21/05/2014 - 11:25

Redman says funds cap a good fit

21/05/2014 - 11:25

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Regional Development Minister Terry Redman has sought to soften the blow of a reduction in Royalties for Regions funding by promising a more a strategic approach to spending and greater investment in the southern regions.

VALUE: Terry Redman says Royalties for Regions funding still has a major role to play in developing infrastructure and services. Photo: Bohdan Warchomij

Regional Development Minister Terry Redman has sought to soften the blow of a reduction in Royalties for Regions funding by promising a more a strategic approach to spending and greater investment in the southern regions.

The minister’s pledge follows the Barnett government’s budget decision to cap spending under the Royalties for Regions scheme to $1 billion.

Introduced after the 2008 state election, the program was originally designed to allocate 25 per cent of the state’s resources royalties to regional development. Following the budget cap announcement, that figure is expected to fall to just 12 per cent in the 2016-17 financial year.

Mr Redman has denied accusations the government has broken faith with the intention of the legislation, or that the program was worse off financially.

“In the six years up until now we have spent, this is spent, not allocated, $3.7 billion. In the four years forward estimates now there’s a $4 billion expenditure limit,” Mr Redman told Business News.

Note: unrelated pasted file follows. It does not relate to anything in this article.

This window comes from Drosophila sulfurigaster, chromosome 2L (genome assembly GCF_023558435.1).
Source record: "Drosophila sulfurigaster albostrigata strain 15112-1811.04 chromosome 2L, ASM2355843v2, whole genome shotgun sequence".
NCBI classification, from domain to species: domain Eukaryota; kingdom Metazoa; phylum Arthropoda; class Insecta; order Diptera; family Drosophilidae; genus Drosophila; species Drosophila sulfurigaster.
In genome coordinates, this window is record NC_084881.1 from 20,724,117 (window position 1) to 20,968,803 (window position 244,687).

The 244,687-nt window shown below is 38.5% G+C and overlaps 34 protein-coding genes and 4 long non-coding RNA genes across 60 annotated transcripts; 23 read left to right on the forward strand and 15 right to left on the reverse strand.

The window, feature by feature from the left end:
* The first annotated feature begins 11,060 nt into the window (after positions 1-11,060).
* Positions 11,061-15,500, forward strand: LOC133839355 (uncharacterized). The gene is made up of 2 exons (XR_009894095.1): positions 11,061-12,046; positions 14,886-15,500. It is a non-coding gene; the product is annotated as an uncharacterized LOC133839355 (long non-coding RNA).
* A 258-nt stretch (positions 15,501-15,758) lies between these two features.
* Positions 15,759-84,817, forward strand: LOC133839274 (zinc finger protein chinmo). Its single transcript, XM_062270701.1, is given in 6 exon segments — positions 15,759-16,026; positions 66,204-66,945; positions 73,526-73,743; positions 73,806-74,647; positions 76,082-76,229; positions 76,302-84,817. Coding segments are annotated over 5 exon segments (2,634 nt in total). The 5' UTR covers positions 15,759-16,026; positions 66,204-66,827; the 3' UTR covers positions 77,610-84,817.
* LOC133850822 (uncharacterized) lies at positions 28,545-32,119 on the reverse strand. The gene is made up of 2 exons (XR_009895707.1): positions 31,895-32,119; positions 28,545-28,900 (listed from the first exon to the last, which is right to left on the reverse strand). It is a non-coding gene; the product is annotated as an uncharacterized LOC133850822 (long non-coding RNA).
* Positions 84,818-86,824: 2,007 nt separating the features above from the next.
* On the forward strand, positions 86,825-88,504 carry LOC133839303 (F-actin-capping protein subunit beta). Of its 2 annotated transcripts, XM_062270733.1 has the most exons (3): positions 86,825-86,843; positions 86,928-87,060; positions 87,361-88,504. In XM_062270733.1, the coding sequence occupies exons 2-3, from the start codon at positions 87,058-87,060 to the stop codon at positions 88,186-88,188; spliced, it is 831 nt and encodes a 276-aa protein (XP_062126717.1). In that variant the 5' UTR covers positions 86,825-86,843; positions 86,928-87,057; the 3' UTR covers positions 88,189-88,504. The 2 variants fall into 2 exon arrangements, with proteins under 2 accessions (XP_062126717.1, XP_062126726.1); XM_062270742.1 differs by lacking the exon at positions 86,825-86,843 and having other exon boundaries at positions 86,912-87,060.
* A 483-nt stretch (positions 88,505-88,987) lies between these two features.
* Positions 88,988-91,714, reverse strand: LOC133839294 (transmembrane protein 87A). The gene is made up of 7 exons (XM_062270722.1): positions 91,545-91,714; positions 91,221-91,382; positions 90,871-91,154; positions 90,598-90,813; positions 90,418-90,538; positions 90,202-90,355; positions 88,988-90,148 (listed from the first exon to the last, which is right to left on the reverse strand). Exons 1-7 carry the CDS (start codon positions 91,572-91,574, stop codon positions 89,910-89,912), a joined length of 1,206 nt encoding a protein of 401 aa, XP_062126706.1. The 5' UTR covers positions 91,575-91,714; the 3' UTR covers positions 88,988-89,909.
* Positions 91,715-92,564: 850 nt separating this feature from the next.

“It’s inaccurate to say that there’s less money there to spend, that’s rubbish.”

He flagged new allocations of $600 million over the next five years for major upgrades in the regions of Peel, Wheatbelt, South West and Great Southern as significant additional investments.

The government will also spend $292 million over five years to develop regional blueprints to guide investment decisions.

Both spending commitments are due to receive the bulk of their funding in the back end of the forward estimates.

Only $2 million will be spent on developing blueprints in 2014-15, while investments in the state’s southern regions have the largest allocations in 2017-18.

Mr Redman said major projects such as the Pilbara Cities initiative and hospital spending would continue to receive previously committed funds.

He said complaints about inefficiencies in the program seemed to stem from a country-city divide, illustrated by the recent uproar over the installation of a public toilet in Bunbury.

“There’s 40 self-cleaning toilets in the city. We build one self-cleaning toilet in Bunbury and it’s criticised. Give me a break,” Mr Redman said.

“Some of my hardest constituents are those who move from the city to the bush and for the first time in their lives see the service gap.”

He hailed the development of regional blueprints as the last piece in the puzzle to ensure good guidance and long-term direction.

“I don’t think we’ve done that (planning) well up to this point. I think now we are getting better guidance to direct increasingly a much more strategic focus on those investments,” Mr Redman said.

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